Anne Gunderson
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Anne Gunderson

5 Things You Can Do Instead of Calling the Police

I called the cops once. I was walking home from work, in the wrong place at the wrong time, and someone starting shooting in my general direction. I ran, hid in a doorway, and called 9–1–1. I couldn’t provide the operator with a description of the suspect, so she couldn’t help me. I’m not sure what I was hoping for when making this phone call, anyway. I was just scared and calling the police felt instinctual and right in the moment.

Over the past few weeks, story after story is surfacing about white people calling the police on black people for things like sitting, standing, laying down, coming, going, and other generally mundane and lawful activities. Not only is this profoundly annoying, but it’s quite insidious given the parallel occurrence of black people being killed by police officers without regard for their individual rights and freedom. Whether we are calling the police as a tool to control spaces or out of genuine fear (wickedness or weakness, as Kendrick would say), I’ve compiled a helpful list of things we should all consider doing to check this instinct before making the call:

1. Mind your business. I’m not going to spend a lot of time on this one because, honestly, it doesn’t appear to be resonating. But I say this with all sincerity, just mind your business. So often we make things our business when we could be saving time and energy by just not. Maybe start making a list of things you want to accomplish each day and whenever you get the urge to mind someone else’s business by calling the cops, look down at that list and ask yourself, “would my time be better spent doing literally anything else?” If you answered yes, put your phone down and move on.

2. Take a deep breath and ask yourself if it’s that serious. This is a very real strategy that we’re currently (supposed to be) teaching police officers to help them de-escalate situations instead of killing somebody, and you can do it, too! You’ve seen the videos of black people getting tased, tackled, and shot by officers, and there’s no reason to believe that the same thing won’t occur as a result of your phone call. So ask yourself, “is this situation worth the other person losing his or her life?” If not, put your phone down.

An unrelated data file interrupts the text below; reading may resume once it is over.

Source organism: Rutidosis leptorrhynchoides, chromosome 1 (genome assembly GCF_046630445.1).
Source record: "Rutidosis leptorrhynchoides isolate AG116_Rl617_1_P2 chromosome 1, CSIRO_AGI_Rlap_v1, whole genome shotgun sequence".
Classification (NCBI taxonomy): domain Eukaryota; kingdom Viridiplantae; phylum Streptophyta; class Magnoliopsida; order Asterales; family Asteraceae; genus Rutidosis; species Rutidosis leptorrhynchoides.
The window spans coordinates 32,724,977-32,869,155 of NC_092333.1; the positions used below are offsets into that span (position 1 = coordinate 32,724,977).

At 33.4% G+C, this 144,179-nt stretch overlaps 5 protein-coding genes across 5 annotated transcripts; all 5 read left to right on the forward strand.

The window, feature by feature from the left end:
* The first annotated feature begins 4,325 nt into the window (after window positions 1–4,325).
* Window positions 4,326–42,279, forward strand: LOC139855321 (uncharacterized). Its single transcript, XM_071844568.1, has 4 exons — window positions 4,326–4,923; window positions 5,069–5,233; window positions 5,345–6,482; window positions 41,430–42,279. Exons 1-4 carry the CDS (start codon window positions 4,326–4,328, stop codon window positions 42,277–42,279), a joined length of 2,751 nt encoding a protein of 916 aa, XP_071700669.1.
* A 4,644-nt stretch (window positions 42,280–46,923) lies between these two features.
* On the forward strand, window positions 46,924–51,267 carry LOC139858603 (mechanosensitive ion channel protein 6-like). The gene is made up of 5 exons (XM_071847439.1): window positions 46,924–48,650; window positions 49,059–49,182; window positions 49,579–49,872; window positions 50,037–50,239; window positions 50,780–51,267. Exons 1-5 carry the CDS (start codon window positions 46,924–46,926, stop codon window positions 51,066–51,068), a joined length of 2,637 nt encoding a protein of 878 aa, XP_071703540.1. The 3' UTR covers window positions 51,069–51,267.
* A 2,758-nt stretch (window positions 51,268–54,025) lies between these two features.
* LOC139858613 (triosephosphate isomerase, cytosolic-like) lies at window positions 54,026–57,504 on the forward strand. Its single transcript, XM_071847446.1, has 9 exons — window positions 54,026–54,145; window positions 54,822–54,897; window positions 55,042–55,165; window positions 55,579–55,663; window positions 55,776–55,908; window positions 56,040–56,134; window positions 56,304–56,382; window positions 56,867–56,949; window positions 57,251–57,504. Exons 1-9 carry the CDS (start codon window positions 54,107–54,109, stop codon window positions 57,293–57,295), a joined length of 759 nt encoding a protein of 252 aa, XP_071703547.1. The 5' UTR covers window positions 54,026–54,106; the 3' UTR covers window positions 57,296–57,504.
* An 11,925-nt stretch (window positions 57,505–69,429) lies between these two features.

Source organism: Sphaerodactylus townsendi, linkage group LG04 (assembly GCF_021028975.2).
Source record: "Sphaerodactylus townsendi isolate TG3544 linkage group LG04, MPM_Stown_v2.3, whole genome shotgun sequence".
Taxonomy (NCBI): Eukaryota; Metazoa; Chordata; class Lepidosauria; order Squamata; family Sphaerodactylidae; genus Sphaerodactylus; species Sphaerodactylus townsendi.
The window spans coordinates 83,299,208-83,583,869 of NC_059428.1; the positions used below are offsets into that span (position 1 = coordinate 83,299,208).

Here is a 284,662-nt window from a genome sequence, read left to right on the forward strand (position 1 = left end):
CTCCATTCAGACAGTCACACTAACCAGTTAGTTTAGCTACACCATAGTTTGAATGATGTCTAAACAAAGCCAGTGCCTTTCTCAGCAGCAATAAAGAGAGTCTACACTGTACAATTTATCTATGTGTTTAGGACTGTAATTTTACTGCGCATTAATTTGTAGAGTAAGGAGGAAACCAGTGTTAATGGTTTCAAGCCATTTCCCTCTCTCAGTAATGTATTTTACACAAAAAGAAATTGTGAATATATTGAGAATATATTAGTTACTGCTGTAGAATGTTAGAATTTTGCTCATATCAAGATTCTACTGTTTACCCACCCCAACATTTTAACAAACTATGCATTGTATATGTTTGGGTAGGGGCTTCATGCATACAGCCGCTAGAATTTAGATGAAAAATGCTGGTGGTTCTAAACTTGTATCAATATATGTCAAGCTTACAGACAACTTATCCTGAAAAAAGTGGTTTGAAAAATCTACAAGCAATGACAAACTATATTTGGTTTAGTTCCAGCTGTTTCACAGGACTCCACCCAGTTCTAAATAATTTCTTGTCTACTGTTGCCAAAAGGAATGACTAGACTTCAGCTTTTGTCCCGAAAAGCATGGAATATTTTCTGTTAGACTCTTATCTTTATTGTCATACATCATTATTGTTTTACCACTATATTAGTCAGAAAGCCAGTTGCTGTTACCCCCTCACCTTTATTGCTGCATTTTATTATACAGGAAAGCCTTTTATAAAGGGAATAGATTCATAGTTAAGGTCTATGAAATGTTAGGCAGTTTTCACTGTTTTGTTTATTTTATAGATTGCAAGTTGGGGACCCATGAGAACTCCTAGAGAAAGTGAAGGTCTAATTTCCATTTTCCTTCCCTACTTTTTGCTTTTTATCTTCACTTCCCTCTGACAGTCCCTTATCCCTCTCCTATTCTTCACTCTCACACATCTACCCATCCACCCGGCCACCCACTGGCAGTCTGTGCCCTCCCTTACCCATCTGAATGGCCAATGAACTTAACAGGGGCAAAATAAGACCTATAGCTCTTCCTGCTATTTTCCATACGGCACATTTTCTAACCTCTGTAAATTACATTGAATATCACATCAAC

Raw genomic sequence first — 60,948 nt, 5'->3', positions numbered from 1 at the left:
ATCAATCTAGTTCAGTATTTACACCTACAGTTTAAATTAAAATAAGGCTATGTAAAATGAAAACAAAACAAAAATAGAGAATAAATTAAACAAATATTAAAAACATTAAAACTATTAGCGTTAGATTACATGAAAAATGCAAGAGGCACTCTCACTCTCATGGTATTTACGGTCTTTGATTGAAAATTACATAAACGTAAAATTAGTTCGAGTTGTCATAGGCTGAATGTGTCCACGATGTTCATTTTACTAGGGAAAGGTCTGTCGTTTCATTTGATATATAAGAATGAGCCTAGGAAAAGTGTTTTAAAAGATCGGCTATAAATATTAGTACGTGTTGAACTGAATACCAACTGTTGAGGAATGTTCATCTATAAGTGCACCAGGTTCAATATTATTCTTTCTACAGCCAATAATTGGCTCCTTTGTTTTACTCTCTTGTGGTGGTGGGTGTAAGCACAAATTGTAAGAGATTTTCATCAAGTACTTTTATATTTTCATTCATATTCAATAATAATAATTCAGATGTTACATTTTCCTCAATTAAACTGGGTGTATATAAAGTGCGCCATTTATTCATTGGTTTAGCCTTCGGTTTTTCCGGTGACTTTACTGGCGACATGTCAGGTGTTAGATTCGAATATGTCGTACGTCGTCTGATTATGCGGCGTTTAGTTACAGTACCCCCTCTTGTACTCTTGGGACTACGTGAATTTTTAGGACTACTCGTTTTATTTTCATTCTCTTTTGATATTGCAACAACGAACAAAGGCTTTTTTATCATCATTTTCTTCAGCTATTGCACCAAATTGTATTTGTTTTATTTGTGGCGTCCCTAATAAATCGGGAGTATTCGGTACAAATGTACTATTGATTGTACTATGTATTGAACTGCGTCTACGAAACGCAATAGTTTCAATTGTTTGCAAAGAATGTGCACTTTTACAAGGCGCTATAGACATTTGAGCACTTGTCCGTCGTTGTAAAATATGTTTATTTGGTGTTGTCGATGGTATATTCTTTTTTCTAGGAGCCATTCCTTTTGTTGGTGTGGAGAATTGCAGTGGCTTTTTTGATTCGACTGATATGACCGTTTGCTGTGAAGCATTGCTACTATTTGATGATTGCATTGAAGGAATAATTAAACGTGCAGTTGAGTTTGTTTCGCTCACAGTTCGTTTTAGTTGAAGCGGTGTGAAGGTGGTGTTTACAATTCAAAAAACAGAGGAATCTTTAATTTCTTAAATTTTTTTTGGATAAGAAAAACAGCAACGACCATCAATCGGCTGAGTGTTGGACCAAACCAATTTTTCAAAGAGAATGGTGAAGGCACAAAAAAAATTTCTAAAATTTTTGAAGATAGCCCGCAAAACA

3. If it is that serious, maybe just talk to the person. Look, I get it. Sometimes a situation may really feel like your business and that it absolutely needs to be resolved. If that’s the case, I have a piece of advice that’s usually reserved for toddlers: use your words. That’s another human being in front of you who likely speaks the same language as you. Even if they are doing something against the rules and standards that you’d like them to abide by, consider what kind of day they’re having, what kind of obstacles they’ve encountered, and how much of a difference you could make in their life by simply having a conversation with them instead of bringing in an officer who will ruin his or her night. Be kind. Give people the benefit of the doubt.

4. But there’s a big group of them and they look menacing! Questions to ask: 1) are they breaking the law (and no, assuming that they might break the law doesn’t count)? 2) Is the law that they are breaking endangering someone’s wellbeing (and no, feeling inconvenienced doesn’t count)? 3) If an officer were to show up and kill someone, would you be able to live with yourself? 4) If not, is it possible to simply remove yourself from the situation? The answer to this last question is almost always yes.

5. Practice empathy. Recognize that not everyone has the same positive experiences with police. Just because you feel safer with police presence doesn’t mean that everyone else does. While you may have been taught that calling the police is harmless and, therefore, it can be used as a first or second resort to resolve conflict, for people of color, generally, and black people, specifically, this choice could be deadly. Accept this as fact and act accordingly.

The point here is to be intentional in your actions, especially if your actions could hurt or kill somebody. When the emergency operator asked me for a description of the shooter, the reality is that I had a vague idea of what the people involved looked like. But telling the police that a young, Latino man shot at me would’ve led to a night of stop-and-frisks at best and a dead teenager at worst. And honestly, it wasn’t worth it. We all have options and the freedom to make choices to ensure your safety and the safety of others, so let’s start making more responsible choices.

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Anne is a friend of all things nuanced, inspiring, and thoughtful.

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